Launch of the new JCP-MH Guidance for Commissioners

Oliver Bashford's picture

Yesterday at the Royal College of Nursing in central London, a group of clinicians, commissioners and other interested parties gathered for the launch of the new joint commissioning panel for mental health (JCP-MH) guidance for commissioners of financially, environmentally and socially sustainable mental health services, followed by the mental health sustainability summit.

We heard presentations from a series of inspiring speakers and some remarkable examples of good practice.

In the morning Dr Geraldine Strathdee, the national clinical director for mental health, gave an overview of how the new guidance fits into the broader national priorities, such as the drive for parity of esteem, service-user empowerment and improved psychological literacy, prevention of childhood abuse, improved mental health support in schools and the workplace, and a focus on addressing the physical ill-health of people with mental illness.

Professor Dame Sue Bailey, president of the Academy of Medical Royal Colleges, spoke about how psychiatry has taken the lead on sustainability and in the coming months and years a goal will be to permeate sustainable thinking throughout all the medical colleges.

Dr Daniel Maughan gave an overview of the new guide and spoke about the need for healthcare providers and commissioners to refocus and think about health in the broader context, to think about healthy communities, resilience and our relationship with the natural environment, and described the legal and ethical imperative to minimise and mitigate our contribution to climate change.

Ian Hulatt, professional lead for mental health at the Royal College of Nursing, then spoke about how sustainability is now high on the agenda at the RCN and how we may be at a pivotal moment in the College’s history as the drive to combat climate change and find sustainable ways of working is rapidly becoming a priority.

There were presentations of case studies including the multi-award winning, socially responsible NAViGO Community Interest Company, where 15% of staff are ex-service users, and service users are encouraged to become members of the organisation. All members are entitled to vote on important issues affecting the company and as such there is a shared ownership. Amanda Carrol, a service user and member of staff at the organisation praised the non-judgemental, supportive and caring environment that had helped her through her illness and back into work.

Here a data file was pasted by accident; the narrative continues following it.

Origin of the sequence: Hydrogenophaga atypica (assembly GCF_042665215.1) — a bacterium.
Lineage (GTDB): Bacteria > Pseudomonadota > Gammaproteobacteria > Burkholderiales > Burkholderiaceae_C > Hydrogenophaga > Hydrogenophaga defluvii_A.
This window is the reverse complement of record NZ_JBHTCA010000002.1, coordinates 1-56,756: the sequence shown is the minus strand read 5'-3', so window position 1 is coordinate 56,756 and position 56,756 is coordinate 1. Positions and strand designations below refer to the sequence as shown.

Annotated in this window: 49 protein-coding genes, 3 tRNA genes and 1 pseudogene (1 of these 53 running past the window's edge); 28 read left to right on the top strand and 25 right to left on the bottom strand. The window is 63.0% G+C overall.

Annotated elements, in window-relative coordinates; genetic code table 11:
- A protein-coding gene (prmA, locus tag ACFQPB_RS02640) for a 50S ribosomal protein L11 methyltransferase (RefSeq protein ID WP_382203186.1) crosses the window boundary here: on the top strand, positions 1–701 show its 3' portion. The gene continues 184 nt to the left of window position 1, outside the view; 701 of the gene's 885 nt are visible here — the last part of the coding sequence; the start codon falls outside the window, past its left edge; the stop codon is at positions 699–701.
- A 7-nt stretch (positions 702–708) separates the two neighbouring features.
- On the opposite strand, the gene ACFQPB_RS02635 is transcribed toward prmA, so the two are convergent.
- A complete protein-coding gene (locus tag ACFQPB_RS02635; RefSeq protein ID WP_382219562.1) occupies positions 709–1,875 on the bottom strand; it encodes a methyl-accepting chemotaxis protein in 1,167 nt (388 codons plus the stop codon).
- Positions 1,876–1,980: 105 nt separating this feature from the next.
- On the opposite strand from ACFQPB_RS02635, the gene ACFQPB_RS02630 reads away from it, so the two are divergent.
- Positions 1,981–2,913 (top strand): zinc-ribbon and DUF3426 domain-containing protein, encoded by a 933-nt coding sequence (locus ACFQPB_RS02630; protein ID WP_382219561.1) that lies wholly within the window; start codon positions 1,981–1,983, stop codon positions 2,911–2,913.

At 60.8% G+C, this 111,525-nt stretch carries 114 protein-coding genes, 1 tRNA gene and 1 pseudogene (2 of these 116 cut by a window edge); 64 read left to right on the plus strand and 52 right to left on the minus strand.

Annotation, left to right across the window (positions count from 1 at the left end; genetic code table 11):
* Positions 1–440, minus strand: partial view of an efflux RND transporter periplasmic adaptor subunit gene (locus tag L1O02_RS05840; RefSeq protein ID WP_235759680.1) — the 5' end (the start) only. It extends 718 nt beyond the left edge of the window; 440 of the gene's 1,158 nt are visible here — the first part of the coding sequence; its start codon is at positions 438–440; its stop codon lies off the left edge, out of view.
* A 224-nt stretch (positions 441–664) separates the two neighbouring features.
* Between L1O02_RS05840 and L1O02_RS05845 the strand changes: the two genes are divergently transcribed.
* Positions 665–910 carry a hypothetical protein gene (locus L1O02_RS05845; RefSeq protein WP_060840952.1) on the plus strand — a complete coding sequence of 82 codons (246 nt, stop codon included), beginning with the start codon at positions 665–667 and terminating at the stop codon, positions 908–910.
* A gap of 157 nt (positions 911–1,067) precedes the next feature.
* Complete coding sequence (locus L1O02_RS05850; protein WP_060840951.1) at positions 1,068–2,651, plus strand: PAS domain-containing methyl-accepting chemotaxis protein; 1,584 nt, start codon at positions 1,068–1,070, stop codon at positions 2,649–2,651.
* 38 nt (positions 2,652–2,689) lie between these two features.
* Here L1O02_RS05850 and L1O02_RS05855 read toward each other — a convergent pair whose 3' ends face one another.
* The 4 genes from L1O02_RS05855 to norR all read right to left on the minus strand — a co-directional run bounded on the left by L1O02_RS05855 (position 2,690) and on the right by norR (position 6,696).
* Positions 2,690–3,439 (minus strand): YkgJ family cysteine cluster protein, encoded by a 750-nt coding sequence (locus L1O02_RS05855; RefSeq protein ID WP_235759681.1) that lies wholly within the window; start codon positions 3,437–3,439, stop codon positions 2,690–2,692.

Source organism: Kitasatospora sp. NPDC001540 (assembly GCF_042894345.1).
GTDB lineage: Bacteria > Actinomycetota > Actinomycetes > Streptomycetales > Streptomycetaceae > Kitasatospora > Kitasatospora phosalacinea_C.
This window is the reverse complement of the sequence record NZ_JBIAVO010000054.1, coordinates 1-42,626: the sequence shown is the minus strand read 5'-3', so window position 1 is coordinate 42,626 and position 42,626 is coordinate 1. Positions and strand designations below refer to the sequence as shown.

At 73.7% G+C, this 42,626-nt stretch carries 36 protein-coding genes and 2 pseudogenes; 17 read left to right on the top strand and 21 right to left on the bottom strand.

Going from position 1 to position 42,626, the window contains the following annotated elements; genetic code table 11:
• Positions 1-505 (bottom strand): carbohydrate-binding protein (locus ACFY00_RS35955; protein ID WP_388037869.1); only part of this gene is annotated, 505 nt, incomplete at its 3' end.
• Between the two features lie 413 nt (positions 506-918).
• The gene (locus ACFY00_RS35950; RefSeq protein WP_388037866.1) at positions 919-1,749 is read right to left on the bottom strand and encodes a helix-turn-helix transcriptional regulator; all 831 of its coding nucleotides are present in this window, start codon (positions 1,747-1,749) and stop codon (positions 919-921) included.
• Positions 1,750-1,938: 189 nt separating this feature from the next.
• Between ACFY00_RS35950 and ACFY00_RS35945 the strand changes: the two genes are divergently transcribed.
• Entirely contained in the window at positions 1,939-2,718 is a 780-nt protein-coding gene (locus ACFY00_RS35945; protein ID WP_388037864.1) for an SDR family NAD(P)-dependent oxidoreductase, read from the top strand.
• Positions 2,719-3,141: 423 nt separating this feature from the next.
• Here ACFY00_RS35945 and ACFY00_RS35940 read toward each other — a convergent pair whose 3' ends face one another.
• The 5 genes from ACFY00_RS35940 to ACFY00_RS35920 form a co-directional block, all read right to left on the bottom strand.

In the afternoon the RCPsych scholars met along with representatives from their commissioning groups to discuss progress with the scholarship projects. Meanwhile, the summit took place in the main hall, where seven key questions were discussed in small groups to share ideas and come up with suggestions for how to move forward.

An account of this meeting would not be complete without mentioning the arrival of four luminous, lycra-clad cyclists, who wheeled their bicycles into the meeting halfway through the morning session, helmets still on and headlights flashing. These were Drs Phil Davidson, Adrian James, Julian Mason and Mike Pearce. They had cycled 65 miles from Oxford to be at the summit, and in doing so highlighted that sustainable travel can enjoyable and exhilarating as well as low-carbon.

For me, as a psychiatrist, this event was interesting, inspiring and exciting. At the heart of the sustainability movement there is a determination to make healthcare, and society at large, better for future generations. This long-term vision, so often overlooked, shone through the presentations and was an inspiration to me and undoubtedly to much of the audience. The task now is to spread at every level of organisation a concern for sustainability, from front-line mental health staff to commissioners managing the contracts.

 

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